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Bus drivers called on to provide vital transport

By XING YI in Shanghai | CHINA DAILY | Updated: 2022-04-19 10:13
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Zhu Yurong, a 54-year-old bus driver, gets ready to head towards a makeshift hospital in Jinshan district, East China's Shanghai. [Photo/CCTV]

Among the many unsung heroes on the front line of Shanghai's latest outbreak of COVID-19, bus drivers are playing a critical role in ensuring infected people are transported efficiently and safely to the facilities they need to get to for treatment and quarantine.

More than 100 bus drivers in Jinshan district alone have joined the effort, and 54-year-old Zhu Yurong is one of them.

Zhu, who works for Shanghai Jinshan Public Transport, has been a bus driver for 30 years. The company has used its fleet of buses to transport asymptomatic patients and close contacts between quarantine facilities and hospitals since March 28.

"Back in March 2020, I was the leader of a team of 20 drivers stationed at Hongqiao and Pudong airports when the first wave of COVID-19 hit the country" Zhu said. "So when I was given the task of transporting asymptomatic patients this time, I said yes without hesitation."

Zhu admitted that he was a little nervous about the high transmissibility of the Omicron variant, the dominant variant of the current outbreak. However, he was reassured by the strict prevention and control measures that had been put in place to ensure his safety while carrying out his duties. A full-length plastic screen had been placed around the driver's cabin and all drivers are required to wear hazmat suits with a face shield, gloves and an N95 mask at all times. After each trip, the bus is thoroughly disinfected.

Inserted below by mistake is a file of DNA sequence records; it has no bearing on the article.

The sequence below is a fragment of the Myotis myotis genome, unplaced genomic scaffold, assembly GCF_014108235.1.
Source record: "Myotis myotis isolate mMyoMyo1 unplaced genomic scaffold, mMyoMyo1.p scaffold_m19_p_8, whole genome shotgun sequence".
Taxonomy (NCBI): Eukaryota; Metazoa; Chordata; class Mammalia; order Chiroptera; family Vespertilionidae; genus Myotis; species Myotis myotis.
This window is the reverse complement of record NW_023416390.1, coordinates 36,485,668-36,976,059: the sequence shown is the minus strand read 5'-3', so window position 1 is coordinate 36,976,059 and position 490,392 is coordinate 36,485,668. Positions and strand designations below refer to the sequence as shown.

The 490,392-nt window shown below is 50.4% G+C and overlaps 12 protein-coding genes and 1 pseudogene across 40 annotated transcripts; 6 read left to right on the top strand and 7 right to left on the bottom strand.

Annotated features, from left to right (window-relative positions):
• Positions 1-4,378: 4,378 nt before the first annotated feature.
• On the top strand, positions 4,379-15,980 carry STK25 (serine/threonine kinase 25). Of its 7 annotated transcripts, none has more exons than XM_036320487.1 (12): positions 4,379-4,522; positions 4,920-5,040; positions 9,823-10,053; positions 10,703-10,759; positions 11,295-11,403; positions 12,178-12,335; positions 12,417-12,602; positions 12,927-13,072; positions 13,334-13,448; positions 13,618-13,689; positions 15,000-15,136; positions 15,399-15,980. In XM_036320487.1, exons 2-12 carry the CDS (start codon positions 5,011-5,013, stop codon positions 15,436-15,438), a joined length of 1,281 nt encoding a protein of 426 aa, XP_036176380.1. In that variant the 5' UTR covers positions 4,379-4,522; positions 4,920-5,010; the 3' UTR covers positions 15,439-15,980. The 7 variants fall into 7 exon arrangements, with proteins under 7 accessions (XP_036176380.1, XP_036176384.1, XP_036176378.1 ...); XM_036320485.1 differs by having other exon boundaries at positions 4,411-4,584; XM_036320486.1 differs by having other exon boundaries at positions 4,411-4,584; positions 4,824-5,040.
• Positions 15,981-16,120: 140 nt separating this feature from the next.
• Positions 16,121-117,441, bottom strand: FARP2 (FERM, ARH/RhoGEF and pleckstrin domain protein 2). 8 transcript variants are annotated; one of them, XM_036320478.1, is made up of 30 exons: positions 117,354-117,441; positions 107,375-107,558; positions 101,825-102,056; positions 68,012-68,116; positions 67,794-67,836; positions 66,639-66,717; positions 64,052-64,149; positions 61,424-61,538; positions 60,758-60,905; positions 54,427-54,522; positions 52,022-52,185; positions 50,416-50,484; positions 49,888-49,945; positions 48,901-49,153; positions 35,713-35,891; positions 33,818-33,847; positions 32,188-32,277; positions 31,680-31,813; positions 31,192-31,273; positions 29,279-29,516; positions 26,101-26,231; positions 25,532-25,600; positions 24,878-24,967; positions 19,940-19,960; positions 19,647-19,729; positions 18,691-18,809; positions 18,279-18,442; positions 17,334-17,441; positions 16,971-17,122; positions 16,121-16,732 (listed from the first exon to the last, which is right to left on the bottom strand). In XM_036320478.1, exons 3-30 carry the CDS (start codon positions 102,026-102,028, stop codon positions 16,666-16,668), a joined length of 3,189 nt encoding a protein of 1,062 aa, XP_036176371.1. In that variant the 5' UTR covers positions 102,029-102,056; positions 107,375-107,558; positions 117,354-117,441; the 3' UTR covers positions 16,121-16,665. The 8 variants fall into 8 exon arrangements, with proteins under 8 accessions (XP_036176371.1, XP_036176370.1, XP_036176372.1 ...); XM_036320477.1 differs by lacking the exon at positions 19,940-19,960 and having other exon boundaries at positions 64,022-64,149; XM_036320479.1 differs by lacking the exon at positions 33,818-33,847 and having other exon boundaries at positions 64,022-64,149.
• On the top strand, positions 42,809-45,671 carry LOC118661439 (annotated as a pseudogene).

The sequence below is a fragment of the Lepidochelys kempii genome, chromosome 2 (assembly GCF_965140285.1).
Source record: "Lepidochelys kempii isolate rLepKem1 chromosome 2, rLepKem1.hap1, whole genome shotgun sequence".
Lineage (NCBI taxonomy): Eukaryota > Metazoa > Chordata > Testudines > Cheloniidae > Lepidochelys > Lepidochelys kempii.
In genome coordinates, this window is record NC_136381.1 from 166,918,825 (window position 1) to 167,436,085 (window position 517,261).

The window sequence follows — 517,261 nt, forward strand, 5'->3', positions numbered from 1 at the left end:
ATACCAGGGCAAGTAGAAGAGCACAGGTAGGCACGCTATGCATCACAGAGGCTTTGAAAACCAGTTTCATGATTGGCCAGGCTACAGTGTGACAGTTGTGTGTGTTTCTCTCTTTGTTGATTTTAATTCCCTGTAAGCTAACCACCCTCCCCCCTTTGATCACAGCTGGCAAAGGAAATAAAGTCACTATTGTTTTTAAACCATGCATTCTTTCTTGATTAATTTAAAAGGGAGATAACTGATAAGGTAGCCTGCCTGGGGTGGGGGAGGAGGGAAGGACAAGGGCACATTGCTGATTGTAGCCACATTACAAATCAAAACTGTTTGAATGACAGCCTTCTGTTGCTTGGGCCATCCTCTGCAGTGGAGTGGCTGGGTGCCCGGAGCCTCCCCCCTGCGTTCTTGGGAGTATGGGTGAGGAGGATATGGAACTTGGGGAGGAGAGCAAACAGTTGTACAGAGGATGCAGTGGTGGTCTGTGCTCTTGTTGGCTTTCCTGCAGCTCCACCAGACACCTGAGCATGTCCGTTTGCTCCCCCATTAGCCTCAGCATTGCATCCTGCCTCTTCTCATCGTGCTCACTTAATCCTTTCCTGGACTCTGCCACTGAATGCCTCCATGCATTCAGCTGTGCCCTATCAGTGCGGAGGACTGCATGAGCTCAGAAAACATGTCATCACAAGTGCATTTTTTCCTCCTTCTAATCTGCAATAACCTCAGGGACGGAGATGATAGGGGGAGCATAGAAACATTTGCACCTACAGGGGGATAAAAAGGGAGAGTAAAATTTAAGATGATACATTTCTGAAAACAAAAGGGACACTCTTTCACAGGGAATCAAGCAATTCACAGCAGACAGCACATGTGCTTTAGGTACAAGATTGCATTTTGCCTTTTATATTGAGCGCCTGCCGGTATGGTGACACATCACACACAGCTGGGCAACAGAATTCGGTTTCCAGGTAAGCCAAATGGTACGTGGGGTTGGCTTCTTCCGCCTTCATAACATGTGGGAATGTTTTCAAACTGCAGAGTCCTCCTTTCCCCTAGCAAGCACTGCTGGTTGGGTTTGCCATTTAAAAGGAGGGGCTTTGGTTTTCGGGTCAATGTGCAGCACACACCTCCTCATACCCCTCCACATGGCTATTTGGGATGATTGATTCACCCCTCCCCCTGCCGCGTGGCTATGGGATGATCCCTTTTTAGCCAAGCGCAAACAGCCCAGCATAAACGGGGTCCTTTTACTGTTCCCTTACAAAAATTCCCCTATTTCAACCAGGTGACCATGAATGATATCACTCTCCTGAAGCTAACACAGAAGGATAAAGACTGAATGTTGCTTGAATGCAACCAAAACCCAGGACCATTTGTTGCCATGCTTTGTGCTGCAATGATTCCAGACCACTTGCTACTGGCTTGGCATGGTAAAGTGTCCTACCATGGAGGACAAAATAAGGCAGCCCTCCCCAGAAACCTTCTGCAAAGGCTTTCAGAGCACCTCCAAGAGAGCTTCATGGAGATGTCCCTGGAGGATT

During his downtime, Zhu currently resides in a hotel operating under closed-loop management, however he is on call 24/7 if a call from the district epidemic control office comes in.

To make sure the drivers get enough sleep, each is paired with another driver. In Zhu's case, it's Xu Qiang, a veteran and Party member. In the past two weeks, they have completed 29 assignments and transferred a total of 404 people to quarantine facilities.

"We often splash our faces with cold water to help us stay alert before we leave the hotel and refrain from drinking water because we cannot go to toilet during each mission," Zhu said.

"Sometimes we have to skip lunch or dinner when the assignment drags on because if we remove our mask we may be exposed to the virus."

Despite his uncomfortable conditions, Zhu said he will keep on driving.

"I have dedicated almost my whole life to this career and I will carry on till the time when the battle against the virus is won," he said.

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